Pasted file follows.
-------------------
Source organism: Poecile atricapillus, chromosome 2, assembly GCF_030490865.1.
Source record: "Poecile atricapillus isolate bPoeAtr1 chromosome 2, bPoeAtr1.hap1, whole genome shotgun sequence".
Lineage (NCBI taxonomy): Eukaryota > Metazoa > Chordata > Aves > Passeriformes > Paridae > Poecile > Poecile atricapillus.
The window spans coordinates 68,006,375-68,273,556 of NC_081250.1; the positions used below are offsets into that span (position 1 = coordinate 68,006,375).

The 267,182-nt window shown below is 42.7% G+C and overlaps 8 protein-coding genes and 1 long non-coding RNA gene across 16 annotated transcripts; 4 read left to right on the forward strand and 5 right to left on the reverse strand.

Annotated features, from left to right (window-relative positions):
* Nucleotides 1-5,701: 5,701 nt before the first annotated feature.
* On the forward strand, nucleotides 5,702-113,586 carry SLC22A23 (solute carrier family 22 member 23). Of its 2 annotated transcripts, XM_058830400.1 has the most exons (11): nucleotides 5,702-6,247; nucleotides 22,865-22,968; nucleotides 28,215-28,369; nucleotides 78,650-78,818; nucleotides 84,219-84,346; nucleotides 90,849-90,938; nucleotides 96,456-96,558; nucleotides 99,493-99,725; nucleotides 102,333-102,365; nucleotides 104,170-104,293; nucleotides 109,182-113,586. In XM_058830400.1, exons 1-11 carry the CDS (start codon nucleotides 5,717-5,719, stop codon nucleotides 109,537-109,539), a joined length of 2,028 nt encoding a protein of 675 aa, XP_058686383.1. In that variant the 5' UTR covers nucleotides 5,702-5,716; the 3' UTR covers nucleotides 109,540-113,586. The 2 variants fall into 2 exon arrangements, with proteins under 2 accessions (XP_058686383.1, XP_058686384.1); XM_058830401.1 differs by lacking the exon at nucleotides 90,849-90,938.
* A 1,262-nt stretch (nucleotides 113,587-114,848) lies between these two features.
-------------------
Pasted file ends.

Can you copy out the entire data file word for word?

Source organism: Poecile atricapillus, chromosome 2, assembly GCF_030490865.1.
Source record: "Poecile atricapillus isolate bPoeAtr1 chromosome 2, bPoeAtr1.hap1, whole genome shotgun sequence".
Lineage (NCBI taxonomy): Eukaryota > Metazoa > Chordata > Aves > Passeriformes > Paridae > Poecile > Poecile atricapillus.
The window spans coordinates 68,006,375-68,273,556 of NC_081250.1; the positions used below are offsets into that span (position 1 = coordinate 68,006,375).

The 267,182-nt window shown below is 42.7% G+C and overlaps 8 protein-coding genes and 1 long non-coding RNA gene across 16 annotated transcripts; 4 read left to right on the forward strand and 5 right to left on the reverse strand.

Annotated features, from left to right (window-relative positions):
* Nucleotides 1-5,701: 5,701 nt before the first annotated feature.
* On the forward strand, nucleotides 5,702-113,586 carry SLC22A23 (solute carrier family 22 member 23). Of its 2 annotated transcripts, XM_058830400.1 has the most exons (11): nucleotides 5,702-6,247; nucleotides 22,865-22,968; nucleotides 28,215-28,369; nucleotides 78,650-78,818; nucleotides 84,219-84,346; nucleotides 90,849-90,938; nucleotides 96,456-96,558; nucleotides 99,493-99,725; nucleotides 102,333-102,365; nucleotides 104,170-104,293; nucleotides 109,182-113,586. In XM_058830400.1, exons 1-11 carry the CDS (start codon nucleotides 5,717-5,719, stop codon nucleotides 109,537-109,539), a joined length of 2,028 nt encoding a protein of 675 aa, XP_058686383.1. In that variant the 5' UTR covers nucleotides 5,702-5,716; the 3' UTR covers nucleotides 109,540-113,586. The 2 variants fall into 2 exon arrangements, with proteins under 2 accessions (XP_058686383.1, XP_058686384.1); XM_058830401.1 differs by lacking the exon at nucleotides 90,849-90,938.
* A 1,262-nt stretch (nucleotides 113,587-114,848) lies between these two features.